Mother’s Day is coming up and what better way to celebrate ourselves than to re-live our
horrifyingly excruciatingbeautiful birth stories. We knew that’s just what you wanted to do, so that’s why Tricia of Critters and Crayons, Bridget of Twinisms, and I have come together to bring you the Mother’s Day Childbirth Story Blog Hop.
Where do I even begin? Well, the most natural thing for me is to go the humorous route. Sometimes it’s easiest to deal with pain through laughter.
Everything You Need To Know About Childbirth
Before Giving Birth
- Be Prepared To Change Your Birth Plan. You can plan for your birthing experience as much as you can plan for and predict the next big earthquake here in California. Sure, you can stockpile bottled water and dry goods, and create an emergency plan with an elaborate messaging system, but when the earth starts trembling and all hell is breaking loose, good luck finding your way to your buried crackers, let alone remembering to hide under the sturdy desk you’ve perfectly pushed into a doorway.
- Tend To Your Toes. As one friend put it, you’ll be staring at your feet a very long time, so be nice to yourself and pretty up the view. Another friend advised: wear black socks or flip flops because you will constantly be leaking some type of fluid for days. She was very very right. I used these cute peacock-print gold Havaianas during both deliveries:
At The Hospital
- Real Mothers Use Epidurals, Too. Don’t be fooled into thinking that you can visualize or breathe away your medically-induced contraction pain. And if you failed to listen to my advice about Birth Plans and bring one anyway, don’t be afraid to throw that piece of paper out the window when your baby refuses to come out and you have the pleasure of experiencing mega-contractions induced by a Pitocin dosage meant for a laboring African elephant.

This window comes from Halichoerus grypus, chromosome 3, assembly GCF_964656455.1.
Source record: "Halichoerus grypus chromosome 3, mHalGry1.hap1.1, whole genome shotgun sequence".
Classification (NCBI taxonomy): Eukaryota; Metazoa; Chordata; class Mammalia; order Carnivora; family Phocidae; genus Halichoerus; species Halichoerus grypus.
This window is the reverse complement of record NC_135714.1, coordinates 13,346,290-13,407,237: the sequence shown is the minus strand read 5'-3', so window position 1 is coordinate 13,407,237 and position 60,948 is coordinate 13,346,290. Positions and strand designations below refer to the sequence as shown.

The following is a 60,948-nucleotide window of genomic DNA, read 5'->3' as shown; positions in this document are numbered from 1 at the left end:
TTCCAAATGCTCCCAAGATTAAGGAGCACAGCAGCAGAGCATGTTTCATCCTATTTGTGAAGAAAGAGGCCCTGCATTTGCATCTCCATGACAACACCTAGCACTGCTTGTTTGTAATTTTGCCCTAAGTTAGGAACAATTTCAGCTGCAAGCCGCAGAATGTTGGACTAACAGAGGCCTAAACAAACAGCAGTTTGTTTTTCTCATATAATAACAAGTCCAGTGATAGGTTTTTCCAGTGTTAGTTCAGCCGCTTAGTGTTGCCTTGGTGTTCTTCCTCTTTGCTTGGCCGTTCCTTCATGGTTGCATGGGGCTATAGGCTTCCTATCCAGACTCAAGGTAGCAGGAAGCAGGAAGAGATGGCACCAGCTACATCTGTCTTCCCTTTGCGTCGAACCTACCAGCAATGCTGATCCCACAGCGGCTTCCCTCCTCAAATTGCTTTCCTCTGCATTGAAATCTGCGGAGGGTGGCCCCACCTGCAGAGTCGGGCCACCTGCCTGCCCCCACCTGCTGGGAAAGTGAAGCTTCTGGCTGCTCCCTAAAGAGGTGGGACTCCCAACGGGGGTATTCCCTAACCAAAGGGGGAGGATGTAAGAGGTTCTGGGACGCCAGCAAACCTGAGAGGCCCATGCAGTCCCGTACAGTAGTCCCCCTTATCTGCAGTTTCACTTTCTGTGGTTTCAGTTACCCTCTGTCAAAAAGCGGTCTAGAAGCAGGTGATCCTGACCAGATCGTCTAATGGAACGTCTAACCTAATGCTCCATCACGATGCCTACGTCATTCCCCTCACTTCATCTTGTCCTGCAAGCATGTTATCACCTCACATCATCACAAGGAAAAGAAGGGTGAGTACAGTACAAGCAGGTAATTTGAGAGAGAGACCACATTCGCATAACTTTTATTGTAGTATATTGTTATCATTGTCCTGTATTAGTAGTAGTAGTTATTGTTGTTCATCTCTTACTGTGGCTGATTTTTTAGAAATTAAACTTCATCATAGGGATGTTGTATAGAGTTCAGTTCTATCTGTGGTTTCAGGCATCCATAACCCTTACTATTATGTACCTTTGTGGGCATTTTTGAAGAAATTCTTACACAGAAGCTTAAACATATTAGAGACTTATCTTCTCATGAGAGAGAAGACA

After Giving Birth
- Don’t Even Think of Sleeping. Even if you’re lucky enough to be in a private birthing suite, the nurses, doctors, and housekeeping staff will be in and out of your room every 4 minutes to ask what you want to eat, whether you need to use the restroom, make you get up to use the restroom, dress your bleeding loins if you’re so lucky to have battle wounds, make you fill out form after form, and remind you to walk your battered body down the hall to take the Breastfeeding Class.
My Childbirth Story
If you really want to know, the best way to convey Jane’s childbirth story is this little snippet from the experience:
When the doctor came in, it was the male OB/GYN I fired a year earlier. The first – and ONLY – words he said to me during the delivery were, “Oh, it’s you.”
I will spare you all of the gory, gory details that ensued and move on to Sam’s birth, which is perfectly captured by this exchange:
Grease playing on the delivery room television.
Hubby: “Should we turn it off?”
Me: “No! I love this part!”
In all seriousness, I did find that
- Books don’t prepare you for childbirth.
- Birth plans don’t prepare you for childbirth.
- Your physician doesn’t prepare you for childbirth.
- Your own expectations don’t prepare you for childbirth.
- Nothing prepares you for childbirth.
- The best thing to do is go with the flow and let whatever happens happen.
… and most importantly, make sure your old, angry OB isn’t the one delivering your baby.
Your turn to share…what’s your childbirth story? Link it up below between now and May 13th!
It’s a Mother’s Day Blog Hop! My Childbirth Story…
Happy Mother’s Day!